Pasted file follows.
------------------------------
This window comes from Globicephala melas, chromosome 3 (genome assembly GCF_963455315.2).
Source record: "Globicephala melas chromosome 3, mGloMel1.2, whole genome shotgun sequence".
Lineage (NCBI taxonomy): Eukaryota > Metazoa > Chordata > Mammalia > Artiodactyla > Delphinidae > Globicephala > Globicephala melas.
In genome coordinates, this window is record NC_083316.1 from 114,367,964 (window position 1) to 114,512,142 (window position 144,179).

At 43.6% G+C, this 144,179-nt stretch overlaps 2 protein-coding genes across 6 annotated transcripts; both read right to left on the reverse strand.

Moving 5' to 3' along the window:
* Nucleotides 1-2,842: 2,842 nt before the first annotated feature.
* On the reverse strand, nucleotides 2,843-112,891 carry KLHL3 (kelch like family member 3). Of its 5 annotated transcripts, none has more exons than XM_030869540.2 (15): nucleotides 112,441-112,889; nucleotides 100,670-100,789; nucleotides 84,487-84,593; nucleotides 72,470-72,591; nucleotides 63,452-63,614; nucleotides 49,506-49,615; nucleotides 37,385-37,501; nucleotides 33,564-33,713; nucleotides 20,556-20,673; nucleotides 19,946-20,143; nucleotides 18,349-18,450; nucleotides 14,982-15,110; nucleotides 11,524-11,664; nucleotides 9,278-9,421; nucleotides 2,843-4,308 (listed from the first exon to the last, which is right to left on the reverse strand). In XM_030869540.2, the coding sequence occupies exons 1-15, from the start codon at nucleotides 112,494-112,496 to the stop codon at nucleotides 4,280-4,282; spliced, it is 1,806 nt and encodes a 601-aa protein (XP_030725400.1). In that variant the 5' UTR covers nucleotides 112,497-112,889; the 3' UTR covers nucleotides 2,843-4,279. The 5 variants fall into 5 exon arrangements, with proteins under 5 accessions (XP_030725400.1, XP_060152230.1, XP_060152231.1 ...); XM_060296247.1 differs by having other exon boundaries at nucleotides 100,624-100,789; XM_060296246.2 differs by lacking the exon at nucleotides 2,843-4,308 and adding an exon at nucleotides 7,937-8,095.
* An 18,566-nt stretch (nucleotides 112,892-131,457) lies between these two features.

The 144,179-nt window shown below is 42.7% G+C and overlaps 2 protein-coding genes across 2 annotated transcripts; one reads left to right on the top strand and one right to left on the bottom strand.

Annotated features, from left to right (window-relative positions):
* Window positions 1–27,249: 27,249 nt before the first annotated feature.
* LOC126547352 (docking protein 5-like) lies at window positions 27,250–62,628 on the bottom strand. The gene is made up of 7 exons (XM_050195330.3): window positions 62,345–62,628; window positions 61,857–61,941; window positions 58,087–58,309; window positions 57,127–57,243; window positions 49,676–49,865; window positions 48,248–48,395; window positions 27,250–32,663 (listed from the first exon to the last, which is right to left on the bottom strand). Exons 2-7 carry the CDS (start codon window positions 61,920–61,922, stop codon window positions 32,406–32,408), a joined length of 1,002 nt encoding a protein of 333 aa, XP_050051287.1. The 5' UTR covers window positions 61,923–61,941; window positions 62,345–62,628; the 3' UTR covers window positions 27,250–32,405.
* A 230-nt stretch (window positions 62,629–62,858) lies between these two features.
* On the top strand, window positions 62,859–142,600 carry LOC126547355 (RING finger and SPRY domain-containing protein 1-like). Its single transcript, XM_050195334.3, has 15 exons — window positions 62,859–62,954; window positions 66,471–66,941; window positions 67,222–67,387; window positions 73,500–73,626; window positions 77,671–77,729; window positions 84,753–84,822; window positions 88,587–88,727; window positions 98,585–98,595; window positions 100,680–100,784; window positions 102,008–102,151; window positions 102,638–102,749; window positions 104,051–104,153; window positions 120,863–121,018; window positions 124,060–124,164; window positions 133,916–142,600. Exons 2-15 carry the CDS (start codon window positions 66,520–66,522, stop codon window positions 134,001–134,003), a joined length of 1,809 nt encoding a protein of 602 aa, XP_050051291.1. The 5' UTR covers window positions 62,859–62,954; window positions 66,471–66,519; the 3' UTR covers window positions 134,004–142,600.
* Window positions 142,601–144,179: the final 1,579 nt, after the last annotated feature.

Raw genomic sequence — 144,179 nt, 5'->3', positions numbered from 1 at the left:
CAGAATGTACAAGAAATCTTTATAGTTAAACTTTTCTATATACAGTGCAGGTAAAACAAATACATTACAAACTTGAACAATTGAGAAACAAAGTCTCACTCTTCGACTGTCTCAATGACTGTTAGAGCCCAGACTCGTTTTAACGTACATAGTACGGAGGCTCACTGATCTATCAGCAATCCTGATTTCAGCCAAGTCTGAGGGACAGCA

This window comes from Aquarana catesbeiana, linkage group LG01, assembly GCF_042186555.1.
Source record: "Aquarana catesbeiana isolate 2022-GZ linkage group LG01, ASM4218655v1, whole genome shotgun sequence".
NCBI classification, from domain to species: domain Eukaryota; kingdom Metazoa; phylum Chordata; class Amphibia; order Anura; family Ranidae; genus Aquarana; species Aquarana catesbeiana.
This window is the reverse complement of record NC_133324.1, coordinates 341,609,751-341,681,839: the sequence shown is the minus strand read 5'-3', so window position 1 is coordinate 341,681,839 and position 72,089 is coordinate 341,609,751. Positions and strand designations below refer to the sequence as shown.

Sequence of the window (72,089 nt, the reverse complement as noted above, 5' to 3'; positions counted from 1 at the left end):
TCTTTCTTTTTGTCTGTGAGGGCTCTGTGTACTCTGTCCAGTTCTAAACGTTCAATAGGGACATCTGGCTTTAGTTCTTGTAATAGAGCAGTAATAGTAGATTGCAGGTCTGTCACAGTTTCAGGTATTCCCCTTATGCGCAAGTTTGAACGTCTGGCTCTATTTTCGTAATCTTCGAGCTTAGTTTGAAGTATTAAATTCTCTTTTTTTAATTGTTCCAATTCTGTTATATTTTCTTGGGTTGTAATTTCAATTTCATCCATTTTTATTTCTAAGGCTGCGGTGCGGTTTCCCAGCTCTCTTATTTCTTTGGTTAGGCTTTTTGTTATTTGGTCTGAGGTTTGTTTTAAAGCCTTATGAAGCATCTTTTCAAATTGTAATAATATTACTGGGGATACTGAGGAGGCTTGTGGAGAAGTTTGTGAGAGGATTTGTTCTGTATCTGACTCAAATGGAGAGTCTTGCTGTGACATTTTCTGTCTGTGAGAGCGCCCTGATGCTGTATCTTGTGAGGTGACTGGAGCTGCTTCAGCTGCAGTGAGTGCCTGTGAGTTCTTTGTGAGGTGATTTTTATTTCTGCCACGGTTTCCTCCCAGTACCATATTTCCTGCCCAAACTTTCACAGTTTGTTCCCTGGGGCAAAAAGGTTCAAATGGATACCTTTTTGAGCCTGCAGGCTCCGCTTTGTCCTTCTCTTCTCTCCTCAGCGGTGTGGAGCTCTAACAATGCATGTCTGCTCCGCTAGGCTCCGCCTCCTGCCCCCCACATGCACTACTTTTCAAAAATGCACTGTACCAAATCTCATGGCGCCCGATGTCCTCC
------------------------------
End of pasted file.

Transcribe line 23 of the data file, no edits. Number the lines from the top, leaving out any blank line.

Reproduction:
Sequence of the window (72,089 nt, the reverse complement as noted above, 5' to 3'; positions counted from 1 at the left end):